|Publication number||US5418405 A|
|Application number||US 07/940,235|
|Publication date||May 23, 1995|
|Filing date||Sep 3, 1992|
|Priority date||Sep 3, 1991|
|Also published as||CA2077421A1, CA2077421C, EP0530808A2, EP0530808A3|
|Publication number||07940235, 940235, US 5418405 A, US 5418405A, US-A-5418405, US5418405 A, US5418405A|
|Original Assignee||Hitachi, Ltd.|
|Export Citation||BiBTeX, EndNote, RefMan|
|Patent Citations (13), Non-Patent Citations (2), Referenced by (3), Classifications (10), Legal Events (5)|
|External Links: USPTO, USPTO Assignment, Espacenet|
1. Field of the Invention
The invention relates to an installation path network for distribution areas having multiple subscriber stations arranged in a plurality of adjacent distribution areas.
2. Description of Related Art
Multiple subscriber stations serviced by a network of installation paths are known wherein the subscriber stations are interconnected to each other through subscriber lines within a distribution area emanating from a common distribution point for the distribution area. The entire system, which has a plurality of the distribution areas, is serviced from a center point with feeder lines connecting the distribution points for each of the distribution areas to the center point.
A conventional system is shown and discussed in "A Study on Node Placement for Video Distribution Services and Optical Subscriber Loops" in the Technical Research Report CS90-3, published by the Institute of Electronics, Information and Communication Engineers in Japan. In the disclosed distribution system, the nodes are placed at the center of each distribution area, as shown in FIG. 3 of the report. Such placement of the nodes is conventional, and the typical topology of an installation system requires that the distribution points or nodes for each distribution area be located in the center of the area.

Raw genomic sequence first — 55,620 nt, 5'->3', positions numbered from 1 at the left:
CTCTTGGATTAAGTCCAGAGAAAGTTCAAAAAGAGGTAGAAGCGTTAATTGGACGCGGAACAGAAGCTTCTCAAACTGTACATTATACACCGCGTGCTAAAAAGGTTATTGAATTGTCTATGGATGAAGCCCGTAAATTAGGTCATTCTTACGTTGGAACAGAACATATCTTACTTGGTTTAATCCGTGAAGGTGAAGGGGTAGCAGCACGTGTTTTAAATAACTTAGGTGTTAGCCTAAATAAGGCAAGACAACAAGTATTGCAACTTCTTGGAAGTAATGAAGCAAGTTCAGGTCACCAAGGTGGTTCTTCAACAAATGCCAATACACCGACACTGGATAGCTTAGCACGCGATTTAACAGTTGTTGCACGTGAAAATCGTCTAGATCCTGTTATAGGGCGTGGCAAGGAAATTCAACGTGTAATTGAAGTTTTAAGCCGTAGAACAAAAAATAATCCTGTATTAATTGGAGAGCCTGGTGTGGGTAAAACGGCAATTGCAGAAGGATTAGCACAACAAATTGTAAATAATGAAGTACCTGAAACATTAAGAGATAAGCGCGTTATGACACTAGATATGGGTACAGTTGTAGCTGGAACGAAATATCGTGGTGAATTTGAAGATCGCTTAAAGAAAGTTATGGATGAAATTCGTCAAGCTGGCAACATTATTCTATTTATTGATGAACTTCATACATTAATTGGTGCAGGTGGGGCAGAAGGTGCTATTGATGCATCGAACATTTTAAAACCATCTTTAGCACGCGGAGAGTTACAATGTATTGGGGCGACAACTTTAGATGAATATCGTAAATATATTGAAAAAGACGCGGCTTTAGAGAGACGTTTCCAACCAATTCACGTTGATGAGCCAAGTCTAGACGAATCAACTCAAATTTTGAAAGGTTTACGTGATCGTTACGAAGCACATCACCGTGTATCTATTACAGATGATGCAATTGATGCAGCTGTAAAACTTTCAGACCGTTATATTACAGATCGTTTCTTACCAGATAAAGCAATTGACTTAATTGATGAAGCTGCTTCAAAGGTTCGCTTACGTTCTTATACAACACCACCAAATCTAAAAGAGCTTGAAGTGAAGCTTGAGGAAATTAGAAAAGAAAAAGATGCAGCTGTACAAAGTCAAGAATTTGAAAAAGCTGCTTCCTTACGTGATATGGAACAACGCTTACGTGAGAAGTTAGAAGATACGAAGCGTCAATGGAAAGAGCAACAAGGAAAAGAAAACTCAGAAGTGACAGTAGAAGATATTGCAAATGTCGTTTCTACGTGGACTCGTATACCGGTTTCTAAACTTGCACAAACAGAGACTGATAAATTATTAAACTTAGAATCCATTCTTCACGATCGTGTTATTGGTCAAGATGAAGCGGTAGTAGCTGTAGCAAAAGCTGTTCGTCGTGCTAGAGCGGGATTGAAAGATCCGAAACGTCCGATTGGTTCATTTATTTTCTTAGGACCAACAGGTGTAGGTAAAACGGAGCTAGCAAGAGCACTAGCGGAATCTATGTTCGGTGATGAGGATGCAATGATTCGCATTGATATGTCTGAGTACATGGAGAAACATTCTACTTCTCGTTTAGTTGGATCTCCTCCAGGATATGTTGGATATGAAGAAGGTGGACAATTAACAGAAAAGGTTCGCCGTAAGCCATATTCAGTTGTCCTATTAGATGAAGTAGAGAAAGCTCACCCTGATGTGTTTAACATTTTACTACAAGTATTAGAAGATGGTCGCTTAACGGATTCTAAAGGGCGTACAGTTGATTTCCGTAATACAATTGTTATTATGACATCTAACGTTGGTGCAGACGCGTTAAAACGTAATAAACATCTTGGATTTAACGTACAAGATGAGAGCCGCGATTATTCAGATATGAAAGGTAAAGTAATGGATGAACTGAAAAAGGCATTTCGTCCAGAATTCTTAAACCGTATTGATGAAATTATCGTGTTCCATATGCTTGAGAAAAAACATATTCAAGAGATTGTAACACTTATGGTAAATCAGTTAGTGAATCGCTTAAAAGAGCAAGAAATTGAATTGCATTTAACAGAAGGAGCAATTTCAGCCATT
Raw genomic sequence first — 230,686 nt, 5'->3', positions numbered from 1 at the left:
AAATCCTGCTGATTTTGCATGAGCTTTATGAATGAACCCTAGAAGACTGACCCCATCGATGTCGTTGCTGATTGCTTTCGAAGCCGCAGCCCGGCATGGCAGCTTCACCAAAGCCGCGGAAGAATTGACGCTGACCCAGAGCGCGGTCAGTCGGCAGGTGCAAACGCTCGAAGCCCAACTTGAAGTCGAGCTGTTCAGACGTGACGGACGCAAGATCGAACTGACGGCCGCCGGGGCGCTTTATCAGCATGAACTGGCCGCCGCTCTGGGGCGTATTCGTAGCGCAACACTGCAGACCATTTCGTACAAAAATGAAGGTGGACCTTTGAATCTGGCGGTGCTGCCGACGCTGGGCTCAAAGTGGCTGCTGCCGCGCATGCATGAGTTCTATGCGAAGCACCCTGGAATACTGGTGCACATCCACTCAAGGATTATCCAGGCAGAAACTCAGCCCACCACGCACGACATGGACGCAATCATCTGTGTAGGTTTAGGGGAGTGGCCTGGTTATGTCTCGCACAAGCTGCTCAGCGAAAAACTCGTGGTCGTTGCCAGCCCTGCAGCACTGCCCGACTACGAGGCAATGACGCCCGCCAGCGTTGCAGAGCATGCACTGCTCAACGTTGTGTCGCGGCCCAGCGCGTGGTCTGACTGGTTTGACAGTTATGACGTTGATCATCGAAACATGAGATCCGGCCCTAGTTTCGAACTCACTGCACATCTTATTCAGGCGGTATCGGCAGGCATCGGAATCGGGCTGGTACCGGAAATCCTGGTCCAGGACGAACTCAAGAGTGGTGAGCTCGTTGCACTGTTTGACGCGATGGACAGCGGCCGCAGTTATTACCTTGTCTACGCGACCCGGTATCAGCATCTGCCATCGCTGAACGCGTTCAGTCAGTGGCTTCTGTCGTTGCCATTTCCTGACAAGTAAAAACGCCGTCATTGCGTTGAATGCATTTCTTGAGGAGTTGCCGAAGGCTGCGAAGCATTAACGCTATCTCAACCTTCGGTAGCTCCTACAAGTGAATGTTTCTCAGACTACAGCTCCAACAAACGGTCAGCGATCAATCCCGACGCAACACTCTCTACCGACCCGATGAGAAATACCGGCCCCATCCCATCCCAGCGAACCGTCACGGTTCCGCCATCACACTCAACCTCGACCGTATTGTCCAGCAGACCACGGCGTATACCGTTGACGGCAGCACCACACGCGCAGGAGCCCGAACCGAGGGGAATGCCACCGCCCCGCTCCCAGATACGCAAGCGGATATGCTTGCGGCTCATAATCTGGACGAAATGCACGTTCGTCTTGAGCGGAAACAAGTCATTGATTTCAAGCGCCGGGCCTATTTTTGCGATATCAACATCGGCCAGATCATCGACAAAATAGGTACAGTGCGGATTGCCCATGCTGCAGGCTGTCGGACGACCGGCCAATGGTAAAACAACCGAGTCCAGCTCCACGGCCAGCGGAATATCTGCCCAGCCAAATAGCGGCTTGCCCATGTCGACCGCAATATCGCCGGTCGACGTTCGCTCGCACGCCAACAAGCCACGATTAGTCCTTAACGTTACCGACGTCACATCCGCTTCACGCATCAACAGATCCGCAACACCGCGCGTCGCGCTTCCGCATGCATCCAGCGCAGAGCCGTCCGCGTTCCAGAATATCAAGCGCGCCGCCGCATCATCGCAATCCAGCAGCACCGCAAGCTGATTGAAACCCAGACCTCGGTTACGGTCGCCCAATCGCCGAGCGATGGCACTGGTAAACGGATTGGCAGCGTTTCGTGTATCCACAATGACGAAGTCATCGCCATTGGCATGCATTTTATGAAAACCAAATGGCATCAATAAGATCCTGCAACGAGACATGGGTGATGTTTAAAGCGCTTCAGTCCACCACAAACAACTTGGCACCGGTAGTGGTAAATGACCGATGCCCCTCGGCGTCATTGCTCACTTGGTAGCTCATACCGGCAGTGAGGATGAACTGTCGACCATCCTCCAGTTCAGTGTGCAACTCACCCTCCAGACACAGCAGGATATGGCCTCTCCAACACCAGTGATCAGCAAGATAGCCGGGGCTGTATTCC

The installation path or route topology having a distribution point or node in the center of each distribution area has advantages directed to the distribution of information throughout each distribution area. The performance of such a system, however, is not only judged by its effective distribution of information throughout the distribution area, but also by the cost for installing the route system in order to implement the distribution of information throughout the surface area.
Recently, the cost of the line or cable does not contribute to the greatest cost for installing the distribution network. The cost of the cable is being reduced as the result of mass-production, however, the cost of routing the cable or line throughout the distribution area is increasing due to labor costs. Each route that the cable or line follows requires an installation path for the route. Such installation paths are created by digging trenches or gutters for burying ducts or conduit through which the cable or line passes, erecting poles or stringing lines or cables between the poles for aerial route instruction, or just directly burying the line or cable. Recently, underground installation has been found to be more favorable in view of concerns about the environment and the aesthetics of aerial route installation.
It is an object of the invention to reduce the cost of the cable installation by focusing on minimizing the length of the installation paths provided for in the construction of the distribution area. Preferably, a route topology that minimizes the construction cost per subscriber station by permitting installation paths or routes to share as many cables or lines as possible is achieved by the present invention.
FIG. 2 shows a conventional route topology for a service area having a plurality of subdivided and adjacent distribution areas. According to the conventional system shown in FIG. 2, each distribution area is considered to be a square area of one unit dimension in length and width. The service area is subdivided into sixteen (16) distribution areas, each having sixteen (16) subscriber stations 5. The center point 1 of the service area provides a central distribution point for the distribution areas. Feeder lines 2 extend outwardly from the center point to reach each of the distribution areas. Within each distribution area, a centrally positioned distribution point 3 is provided. Subscriber lines 4 within the distribution area link each of the subscriber stations to the distribution point.